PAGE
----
The oldest known evidence of the bow and arrow comes from South African sites such as Sibudu Cave, where the remains of bone and stone arrowheads have been found dating approximately 72,000 to 60,000 years ago.[4][5][6][7][8][9] Based on indirect evidence, the bow also seems to have appeared or reappeared later in Eurasia, near the transition from the Upper Paleolithic to the Mesolithic. The earliest definite remains of bow and arrow from Europe are possible fragments from Germany found at Mannheim-Vogelstang dated 17,500 to 18,000 years ago, and at Stellmoor dated 11,000 years ago. Azilian points found in Grotte du Bichon, Switzerland, alongside the remains of both a bear and a hunter, with flint fragments found in the bear's third vertebra, suggest the use of arrows at 13,500 years ago.[10] Other signs of its use in Europe come from the Stellmoor [de] in the Ahrensburg valley [de] north of Hamburg, Germany and dates from the late Paleolithic, about 10,000–9000 BC. The arrows were made of pine and consisted of a main shaft and a 15–20-centimetre-long (5+7⁄8–7+7⁄8 in) fore shaft with a flint point. There are no definite earlier bows; previous pointed shafts are known, but may have been launched by spear-throwers rather than bows. The oldest bows known so far comes from the Holmegård swamp in Denmark. At the site of Nataruk in Turkana County, Kenya, obsidian bladelets found embedded in a skull and within the thoracic cavity of another skeleton, suggest the use of stone-tipped arrows as weapons about 10,000 years ago.[11] Bows eventually replaced the spear-thrower as the predominant means for launching shafted projectiles, on every continent except Australasia, though spear-throwers persisted alongside the bow in parts of the Americas, notably Mexico and among the Inuit.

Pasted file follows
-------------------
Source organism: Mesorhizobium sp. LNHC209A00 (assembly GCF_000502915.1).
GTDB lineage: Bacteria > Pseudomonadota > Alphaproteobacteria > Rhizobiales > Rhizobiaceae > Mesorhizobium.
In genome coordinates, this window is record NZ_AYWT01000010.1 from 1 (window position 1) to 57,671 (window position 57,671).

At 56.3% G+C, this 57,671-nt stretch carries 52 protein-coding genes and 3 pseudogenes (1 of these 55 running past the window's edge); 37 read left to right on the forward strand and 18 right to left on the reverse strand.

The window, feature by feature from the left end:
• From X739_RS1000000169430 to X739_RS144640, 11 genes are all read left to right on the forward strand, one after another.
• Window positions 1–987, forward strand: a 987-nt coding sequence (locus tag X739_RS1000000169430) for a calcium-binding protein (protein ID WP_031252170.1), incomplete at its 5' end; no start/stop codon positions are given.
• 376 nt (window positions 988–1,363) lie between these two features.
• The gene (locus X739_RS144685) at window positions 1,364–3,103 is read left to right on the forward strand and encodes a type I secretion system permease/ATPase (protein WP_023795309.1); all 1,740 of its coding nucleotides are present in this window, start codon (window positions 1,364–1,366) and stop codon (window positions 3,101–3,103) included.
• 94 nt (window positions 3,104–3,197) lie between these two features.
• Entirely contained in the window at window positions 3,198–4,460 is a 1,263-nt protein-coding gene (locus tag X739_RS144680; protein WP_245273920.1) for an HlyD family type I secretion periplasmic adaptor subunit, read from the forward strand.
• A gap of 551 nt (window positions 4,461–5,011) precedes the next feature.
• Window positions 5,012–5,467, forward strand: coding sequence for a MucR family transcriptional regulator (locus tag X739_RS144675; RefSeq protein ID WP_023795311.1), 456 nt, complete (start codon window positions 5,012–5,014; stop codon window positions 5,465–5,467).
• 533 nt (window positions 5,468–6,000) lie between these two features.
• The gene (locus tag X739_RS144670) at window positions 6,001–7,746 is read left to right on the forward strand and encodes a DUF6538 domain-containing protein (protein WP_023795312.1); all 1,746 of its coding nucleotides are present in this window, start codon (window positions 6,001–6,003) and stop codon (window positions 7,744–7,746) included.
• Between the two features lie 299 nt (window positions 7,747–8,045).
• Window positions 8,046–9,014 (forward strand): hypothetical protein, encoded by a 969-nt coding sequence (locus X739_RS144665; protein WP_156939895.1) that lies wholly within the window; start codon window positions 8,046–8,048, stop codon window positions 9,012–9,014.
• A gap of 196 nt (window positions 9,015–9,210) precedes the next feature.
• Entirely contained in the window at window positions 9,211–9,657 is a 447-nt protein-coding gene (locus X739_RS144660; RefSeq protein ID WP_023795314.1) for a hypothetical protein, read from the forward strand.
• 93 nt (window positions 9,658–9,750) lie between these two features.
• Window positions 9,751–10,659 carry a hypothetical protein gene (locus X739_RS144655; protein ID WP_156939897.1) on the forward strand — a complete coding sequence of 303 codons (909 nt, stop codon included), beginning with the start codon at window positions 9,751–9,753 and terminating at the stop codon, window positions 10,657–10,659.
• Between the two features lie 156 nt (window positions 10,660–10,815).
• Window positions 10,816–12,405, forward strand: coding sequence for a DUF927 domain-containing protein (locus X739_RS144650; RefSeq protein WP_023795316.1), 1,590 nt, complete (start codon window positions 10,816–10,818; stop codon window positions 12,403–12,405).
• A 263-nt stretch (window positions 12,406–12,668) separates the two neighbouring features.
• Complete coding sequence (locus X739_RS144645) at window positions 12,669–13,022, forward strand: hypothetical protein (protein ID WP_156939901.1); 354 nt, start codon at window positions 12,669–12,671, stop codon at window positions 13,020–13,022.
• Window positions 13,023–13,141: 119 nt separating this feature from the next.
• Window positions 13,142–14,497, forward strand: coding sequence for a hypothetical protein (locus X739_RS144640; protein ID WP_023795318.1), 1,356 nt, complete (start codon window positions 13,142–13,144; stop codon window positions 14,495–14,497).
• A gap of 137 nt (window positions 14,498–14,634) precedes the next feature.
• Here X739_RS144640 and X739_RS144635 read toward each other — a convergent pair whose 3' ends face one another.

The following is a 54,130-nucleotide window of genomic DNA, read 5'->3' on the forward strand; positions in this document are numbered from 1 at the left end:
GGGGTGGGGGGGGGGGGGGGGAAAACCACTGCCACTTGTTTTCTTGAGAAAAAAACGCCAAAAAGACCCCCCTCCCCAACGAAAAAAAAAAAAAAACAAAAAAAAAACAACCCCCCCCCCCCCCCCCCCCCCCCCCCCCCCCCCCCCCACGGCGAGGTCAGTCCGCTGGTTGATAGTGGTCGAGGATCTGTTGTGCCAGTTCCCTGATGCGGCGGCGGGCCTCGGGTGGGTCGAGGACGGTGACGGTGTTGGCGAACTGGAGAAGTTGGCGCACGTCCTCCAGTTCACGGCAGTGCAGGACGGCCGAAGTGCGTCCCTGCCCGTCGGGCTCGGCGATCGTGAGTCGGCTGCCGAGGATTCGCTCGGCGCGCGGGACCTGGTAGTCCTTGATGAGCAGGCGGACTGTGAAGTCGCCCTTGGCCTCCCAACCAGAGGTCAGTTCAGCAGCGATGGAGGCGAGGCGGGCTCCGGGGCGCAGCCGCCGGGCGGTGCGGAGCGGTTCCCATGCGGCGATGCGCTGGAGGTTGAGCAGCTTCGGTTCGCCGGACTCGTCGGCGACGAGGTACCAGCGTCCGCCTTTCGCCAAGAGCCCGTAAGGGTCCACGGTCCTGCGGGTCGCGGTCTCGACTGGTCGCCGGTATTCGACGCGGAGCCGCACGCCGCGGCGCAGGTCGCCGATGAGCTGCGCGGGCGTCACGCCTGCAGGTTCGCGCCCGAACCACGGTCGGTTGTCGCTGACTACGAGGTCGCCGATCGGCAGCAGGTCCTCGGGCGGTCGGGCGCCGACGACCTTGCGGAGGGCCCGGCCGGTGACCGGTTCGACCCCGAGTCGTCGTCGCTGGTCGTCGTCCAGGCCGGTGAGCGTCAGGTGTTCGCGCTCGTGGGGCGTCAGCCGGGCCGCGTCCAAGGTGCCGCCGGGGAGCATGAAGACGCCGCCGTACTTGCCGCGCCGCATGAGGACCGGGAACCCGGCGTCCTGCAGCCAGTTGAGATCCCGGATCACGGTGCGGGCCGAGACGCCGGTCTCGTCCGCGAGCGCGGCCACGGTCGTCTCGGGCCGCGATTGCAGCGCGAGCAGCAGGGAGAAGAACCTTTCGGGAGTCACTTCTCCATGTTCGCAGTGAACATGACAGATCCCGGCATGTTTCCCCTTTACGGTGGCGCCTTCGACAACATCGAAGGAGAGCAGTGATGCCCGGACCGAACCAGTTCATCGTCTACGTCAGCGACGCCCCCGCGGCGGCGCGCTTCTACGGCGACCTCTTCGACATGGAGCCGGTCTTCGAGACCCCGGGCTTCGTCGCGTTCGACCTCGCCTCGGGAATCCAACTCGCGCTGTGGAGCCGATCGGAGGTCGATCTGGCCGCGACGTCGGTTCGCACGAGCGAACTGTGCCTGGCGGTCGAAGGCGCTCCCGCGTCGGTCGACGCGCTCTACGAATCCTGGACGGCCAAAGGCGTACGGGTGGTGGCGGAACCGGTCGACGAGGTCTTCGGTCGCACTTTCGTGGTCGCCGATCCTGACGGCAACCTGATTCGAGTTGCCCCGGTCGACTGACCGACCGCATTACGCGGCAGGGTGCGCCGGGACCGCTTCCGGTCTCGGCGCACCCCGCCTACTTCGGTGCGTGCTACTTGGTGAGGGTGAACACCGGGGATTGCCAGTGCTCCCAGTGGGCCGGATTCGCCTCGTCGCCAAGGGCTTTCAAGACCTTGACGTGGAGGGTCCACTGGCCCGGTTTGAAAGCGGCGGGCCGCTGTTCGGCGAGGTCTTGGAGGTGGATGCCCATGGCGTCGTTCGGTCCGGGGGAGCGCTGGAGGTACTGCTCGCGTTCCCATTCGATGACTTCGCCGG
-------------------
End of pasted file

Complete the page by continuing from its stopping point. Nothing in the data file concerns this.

Bows and arrows have been present in Egyptian and neighboring Nubian culture since its respective predynastic and Pre-Kerma origins. In the Levant, artifacts that could be arrow-shaft straighteners are known from the Natufian culture, (c. 10,800–8,300 BC) onwards. The Khiamian and PPN A shouldered Khiam-points may well be arrowheads.

Classical civilizations, notably the Assyrians, Greeks, Armenians, Persians, Parthians, Romans, Indians, Koreans, Chinese, and Japanese fielded large numbers of archers in their armies. Akkadians were the first to use composite bows in war according to the victory stele of Naram-Sin of Akkad.[12] Egyptians referred to Nubia as "Ta-Seti," or "The Land of the Bow," since the Nubians were known to be expert archers, and by the 16th Century BC Egyptians were using the composite bow in warfare.[13] The Bronze Age Aegean Cultures were able to deploy a number of state-owned specialized bow makers for warfare and hunting purposes already from the 15th century BC.[14] The Welsh longbow proved its worth for the first time in Continental warfare at the Battle of Crécy.[15] In the Americas archery was widespread at European contact.[16]

Archery was highly developed in Asia. The Sanskrit term for archery, dhanurveda, came to refer to martial arts in general. In East Asia, Goguryeo, one of the Three Kingdoms of Korea was well known for its regiments of exceptionally skilled archers.[17][18]"UNQUOTE.

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Old 11th February 2023, 02:20 AM   #4